House of Commons Hansard #58 of the 40th Parliament, 2nd Session. (The original version is on Parliament's site.) The word of the day was first.

Topics

Lobster Industry
Oral Questions

2:20 p.m.

Pitt Meadows—Maple Ridge—Mission
B.C.

Conservative

Randy Kamp Parliamentary Secretary to the Minister of Fisheries and Oceans

Mr. Speaker, obviously the member and some of his colleagues are missing the things that we already have done. In fact, if he read our economic action plan, he would see that we have already improved access to credit. We have already put in place a fund that will help with marketing. There are some conditions in the industry right now, such as a reduced demand, that have pushed prices down. This government has no control over those things. We are working on the things we can control.

Employment Insurance
Oral Questions

May 14th, 2009 / 2:20 p.m.

Bloc

Gilles Duceppe Laurier—Sainte-Marie, QC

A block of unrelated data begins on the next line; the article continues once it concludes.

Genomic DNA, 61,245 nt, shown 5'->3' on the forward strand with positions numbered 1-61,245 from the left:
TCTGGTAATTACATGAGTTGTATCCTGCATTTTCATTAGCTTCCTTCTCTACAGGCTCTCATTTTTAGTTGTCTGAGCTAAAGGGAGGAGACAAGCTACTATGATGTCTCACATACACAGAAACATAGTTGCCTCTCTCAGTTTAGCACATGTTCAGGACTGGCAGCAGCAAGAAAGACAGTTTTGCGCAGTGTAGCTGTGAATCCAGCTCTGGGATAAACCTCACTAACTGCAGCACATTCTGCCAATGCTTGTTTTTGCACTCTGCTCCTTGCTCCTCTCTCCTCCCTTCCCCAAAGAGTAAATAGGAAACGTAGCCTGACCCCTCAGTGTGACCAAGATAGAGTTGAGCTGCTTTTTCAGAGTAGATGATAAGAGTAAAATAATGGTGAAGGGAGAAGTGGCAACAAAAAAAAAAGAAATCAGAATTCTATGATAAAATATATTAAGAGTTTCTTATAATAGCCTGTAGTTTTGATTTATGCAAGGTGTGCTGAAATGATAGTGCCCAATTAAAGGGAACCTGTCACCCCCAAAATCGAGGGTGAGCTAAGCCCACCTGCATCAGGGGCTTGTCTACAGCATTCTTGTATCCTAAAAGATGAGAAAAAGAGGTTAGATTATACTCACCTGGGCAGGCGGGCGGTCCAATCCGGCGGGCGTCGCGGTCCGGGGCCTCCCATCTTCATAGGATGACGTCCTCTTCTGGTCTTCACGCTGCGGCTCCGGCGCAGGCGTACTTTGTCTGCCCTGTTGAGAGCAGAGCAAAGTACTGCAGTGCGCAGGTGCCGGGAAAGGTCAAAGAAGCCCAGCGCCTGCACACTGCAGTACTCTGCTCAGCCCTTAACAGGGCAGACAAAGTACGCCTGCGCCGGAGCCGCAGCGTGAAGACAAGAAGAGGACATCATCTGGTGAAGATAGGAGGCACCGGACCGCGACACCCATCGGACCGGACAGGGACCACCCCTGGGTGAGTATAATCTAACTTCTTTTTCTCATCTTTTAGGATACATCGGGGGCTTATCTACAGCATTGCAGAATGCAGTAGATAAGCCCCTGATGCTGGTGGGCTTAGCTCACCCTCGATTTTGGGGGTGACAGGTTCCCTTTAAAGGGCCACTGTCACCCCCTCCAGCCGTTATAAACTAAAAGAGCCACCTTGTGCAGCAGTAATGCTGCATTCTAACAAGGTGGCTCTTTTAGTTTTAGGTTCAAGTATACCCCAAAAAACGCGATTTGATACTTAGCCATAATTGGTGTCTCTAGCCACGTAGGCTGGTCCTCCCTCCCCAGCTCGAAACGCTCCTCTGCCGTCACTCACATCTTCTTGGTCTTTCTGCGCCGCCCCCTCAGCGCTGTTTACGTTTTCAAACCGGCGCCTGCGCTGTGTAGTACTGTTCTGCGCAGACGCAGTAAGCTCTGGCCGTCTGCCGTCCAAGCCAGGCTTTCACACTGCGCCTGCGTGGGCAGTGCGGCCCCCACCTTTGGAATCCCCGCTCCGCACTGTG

Mr. Speaker, the government's answers, and especially the Prime Minister's, are full of lies. Yesterday, the Prime Minister said that an employment insurance eligibility threshold of 360 hours would give unemployed workers 52 weeks of employment insurance benefits. That is not true.

It is not true under the current system. It is not true under the bills the Bloc has introduced. It is not true under any mechanisms.

Can the Minister of Human Resources and Skills Development explain how a 360-hour eligibility threshold would automatically give—

Employment Insurance
Oral Questions

2:20 p.m.

Liberal

The Speaker Peter Milliken

Order, please. I regret to have to interrupt the hon. member for Laurier—Sainte-Marie, but he used unparliamentary language, and I hope he will withdraw what he said the next time he asks a question.

The hon. Minister of National Revenue has the floor to reply.

Employment Insurance
Oral Questions

2:20 p.m.

Jonquière—Alma
Québec

Conservative

Jean-Pierre Blackburn Minister of National Revenue and Minister of State (Agriculture)

Mr. Speaker, can the leader of the Bloc Québécois answer my questions?

When our government wanted to help people who are losing their jobs by giving them an additional five weeks of benefits, at a time when it is harder to find a job quickly because of the recession, why did the leader of the Bloc Québécois vote against that measure?